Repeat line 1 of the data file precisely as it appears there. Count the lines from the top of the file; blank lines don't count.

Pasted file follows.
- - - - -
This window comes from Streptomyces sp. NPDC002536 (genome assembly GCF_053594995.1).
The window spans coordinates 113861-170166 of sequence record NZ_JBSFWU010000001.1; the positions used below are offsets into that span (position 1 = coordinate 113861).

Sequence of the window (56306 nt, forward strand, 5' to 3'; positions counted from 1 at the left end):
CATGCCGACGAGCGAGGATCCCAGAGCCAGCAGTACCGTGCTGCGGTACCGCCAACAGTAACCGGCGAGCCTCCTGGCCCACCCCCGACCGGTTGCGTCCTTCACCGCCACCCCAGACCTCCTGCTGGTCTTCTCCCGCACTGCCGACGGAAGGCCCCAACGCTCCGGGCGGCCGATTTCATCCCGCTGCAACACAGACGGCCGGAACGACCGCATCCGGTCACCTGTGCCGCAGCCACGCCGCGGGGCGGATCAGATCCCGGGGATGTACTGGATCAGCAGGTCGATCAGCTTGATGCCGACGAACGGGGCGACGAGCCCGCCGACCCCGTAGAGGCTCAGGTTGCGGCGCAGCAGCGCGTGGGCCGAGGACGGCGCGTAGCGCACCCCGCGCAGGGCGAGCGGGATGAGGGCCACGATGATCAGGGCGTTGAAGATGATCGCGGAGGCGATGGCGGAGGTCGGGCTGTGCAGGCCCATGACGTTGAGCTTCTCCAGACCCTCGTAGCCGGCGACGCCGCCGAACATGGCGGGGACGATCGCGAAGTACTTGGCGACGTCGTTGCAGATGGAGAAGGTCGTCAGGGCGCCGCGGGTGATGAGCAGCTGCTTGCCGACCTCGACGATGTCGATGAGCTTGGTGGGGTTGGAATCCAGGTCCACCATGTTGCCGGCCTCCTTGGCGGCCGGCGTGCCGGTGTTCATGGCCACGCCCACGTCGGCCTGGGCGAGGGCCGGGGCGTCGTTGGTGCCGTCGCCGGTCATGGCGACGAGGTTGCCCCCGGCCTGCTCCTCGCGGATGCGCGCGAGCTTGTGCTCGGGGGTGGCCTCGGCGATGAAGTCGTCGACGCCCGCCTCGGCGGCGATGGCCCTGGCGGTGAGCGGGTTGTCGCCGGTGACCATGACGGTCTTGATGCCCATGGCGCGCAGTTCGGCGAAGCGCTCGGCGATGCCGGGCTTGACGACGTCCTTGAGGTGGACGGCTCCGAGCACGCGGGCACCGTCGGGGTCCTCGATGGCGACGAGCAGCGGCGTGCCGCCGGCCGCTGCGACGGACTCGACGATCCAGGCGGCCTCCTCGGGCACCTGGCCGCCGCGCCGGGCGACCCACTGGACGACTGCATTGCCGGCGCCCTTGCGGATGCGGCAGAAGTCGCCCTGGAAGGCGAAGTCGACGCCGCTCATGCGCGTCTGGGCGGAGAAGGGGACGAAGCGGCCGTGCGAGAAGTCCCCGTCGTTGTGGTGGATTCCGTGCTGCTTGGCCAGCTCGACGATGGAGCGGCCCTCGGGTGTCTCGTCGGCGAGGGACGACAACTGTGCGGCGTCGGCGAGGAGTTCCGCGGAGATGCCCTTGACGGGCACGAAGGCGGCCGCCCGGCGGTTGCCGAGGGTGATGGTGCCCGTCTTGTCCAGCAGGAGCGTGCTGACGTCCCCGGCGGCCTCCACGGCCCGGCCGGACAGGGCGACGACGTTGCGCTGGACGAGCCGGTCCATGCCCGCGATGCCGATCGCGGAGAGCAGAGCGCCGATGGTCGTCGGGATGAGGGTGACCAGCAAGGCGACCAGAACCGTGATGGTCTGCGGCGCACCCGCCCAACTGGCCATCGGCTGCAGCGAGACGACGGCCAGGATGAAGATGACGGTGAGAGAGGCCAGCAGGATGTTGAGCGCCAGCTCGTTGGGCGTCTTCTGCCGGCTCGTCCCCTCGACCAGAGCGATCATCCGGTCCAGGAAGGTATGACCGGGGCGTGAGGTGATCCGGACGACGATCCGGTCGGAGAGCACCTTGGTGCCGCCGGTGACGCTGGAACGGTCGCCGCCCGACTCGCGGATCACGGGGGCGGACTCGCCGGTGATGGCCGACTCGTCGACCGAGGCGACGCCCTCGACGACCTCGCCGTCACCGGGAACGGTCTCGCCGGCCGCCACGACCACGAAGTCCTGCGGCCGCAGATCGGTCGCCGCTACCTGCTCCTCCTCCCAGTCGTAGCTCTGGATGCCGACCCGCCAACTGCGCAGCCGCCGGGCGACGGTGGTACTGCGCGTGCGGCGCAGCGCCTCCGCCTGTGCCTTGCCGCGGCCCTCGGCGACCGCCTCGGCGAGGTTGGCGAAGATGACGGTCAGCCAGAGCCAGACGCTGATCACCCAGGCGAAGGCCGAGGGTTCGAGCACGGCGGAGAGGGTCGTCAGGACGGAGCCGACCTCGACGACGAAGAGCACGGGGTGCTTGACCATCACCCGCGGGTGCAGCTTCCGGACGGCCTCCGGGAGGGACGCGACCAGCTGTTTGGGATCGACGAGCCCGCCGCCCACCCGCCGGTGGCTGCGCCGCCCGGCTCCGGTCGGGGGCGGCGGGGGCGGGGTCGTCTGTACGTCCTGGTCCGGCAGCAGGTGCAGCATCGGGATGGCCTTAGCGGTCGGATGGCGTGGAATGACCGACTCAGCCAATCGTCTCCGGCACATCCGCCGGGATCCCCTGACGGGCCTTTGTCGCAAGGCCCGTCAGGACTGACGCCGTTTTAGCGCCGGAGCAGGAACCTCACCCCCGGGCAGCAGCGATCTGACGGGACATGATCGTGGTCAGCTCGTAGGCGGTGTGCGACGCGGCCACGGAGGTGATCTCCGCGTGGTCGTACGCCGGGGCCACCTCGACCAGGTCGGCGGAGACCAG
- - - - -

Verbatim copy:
This window comes from Streptomyces sp. NPDC002536 (genome assembly GCF_053594995.1).